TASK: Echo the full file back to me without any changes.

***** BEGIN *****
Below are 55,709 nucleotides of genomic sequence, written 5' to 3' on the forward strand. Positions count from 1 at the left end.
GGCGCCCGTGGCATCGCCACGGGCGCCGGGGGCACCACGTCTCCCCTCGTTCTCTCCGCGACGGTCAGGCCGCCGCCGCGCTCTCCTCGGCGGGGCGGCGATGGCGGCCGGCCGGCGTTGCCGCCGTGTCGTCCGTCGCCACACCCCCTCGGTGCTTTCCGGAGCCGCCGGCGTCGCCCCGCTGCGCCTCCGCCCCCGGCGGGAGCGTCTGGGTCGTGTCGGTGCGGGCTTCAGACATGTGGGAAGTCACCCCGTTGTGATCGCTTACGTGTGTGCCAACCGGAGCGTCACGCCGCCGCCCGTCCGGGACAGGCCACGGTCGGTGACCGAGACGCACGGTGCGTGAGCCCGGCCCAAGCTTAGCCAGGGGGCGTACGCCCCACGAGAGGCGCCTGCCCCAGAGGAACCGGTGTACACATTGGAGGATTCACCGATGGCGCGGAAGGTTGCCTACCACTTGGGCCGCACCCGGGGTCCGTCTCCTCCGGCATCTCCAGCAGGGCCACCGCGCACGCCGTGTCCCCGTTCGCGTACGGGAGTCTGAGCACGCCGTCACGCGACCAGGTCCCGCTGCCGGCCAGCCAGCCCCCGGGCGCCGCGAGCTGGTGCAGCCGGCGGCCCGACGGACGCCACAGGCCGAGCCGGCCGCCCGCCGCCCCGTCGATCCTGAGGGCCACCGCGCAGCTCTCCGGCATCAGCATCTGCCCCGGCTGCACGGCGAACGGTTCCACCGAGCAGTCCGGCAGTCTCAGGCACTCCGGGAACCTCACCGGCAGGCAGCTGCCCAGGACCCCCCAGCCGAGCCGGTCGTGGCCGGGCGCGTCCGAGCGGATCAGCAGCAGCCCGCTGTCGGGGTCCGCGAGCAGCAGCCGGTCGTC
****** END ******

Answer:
Below are 55,709 nucleotides of genomic sequence, written 5' to 3' on the forward strand. Positions count from 1 at the left end.
GGCGCCCGTGGCATCGCCACGGGCGCCGGGGGCACCACGTCTCCCCTCGTTCTCTCCGCGACGGTCAGGCCGCCGCCGCGCTCTCCTCGGCGGGGCGGCGATGGCGGCCGGCCGGCGTTGCCGCCGTGTCGTCCGTCGCCACACCCCCTCGGTGCTTTCCGGAGCCGCCGGCGTCGCCCCGCTGCGCCTCCGCCCCCGGCGGGAGCGTCTGGGTCGTGTCGGTGCGGGCTTCAGACATGTGGGAAGTCACCCCGTTGTGATCGCTTACGTGTGTGCCAACCGGAGCGTCACGCCGCCGCCCGTCCGGGACAGGCCACGGTCGGTGACCGAGACGCACGGTGCGTGAGCCCGGCCCAAGCTTAGCCAGGGGGCGTACGCCCCACGAGAGGCGCCTGCCCCAGAGGAACCGGTGTACACATTGGAGGATTCACCGATGGCGCGGAAGGTTGCCTACCACTTGGGCCGCACCCGGGGTCCGTCTCCTCCGGCATCTCCAGCAGGGCCACCGCGCACGCCGTGTCCCCGTTCGCGTACGGGAGTCTGAGCACGCCGTCACGCGACCAGGTCCCGCTGCCGGCCAGCCAGCCCCCGGGCGCCGCGAGCTGGTGCAGCCGGCGGCCCGACGGACGCCACAGGCCGAGCCGGCCGCCCGCCGCCCCGTCGATCCTGAGGGCCACCGCGCAGCTCTCCGGCATCAGCATCTGCCCCGGCTGCACGGCGAACGGTTCCACCGAGCAGTCCGGCAGTCTCAGGCACTCCGGGAACCTCACCGGCAGGCAGCTGCCCAGGACCCCCCAGCCGAGCCGGTCGTGGCCGGGCGCGTCCGAGCGGATCAGCAGCAGCCCGCTGTCGGGGTCCGCGAGCAGCAGCCGGTCGTC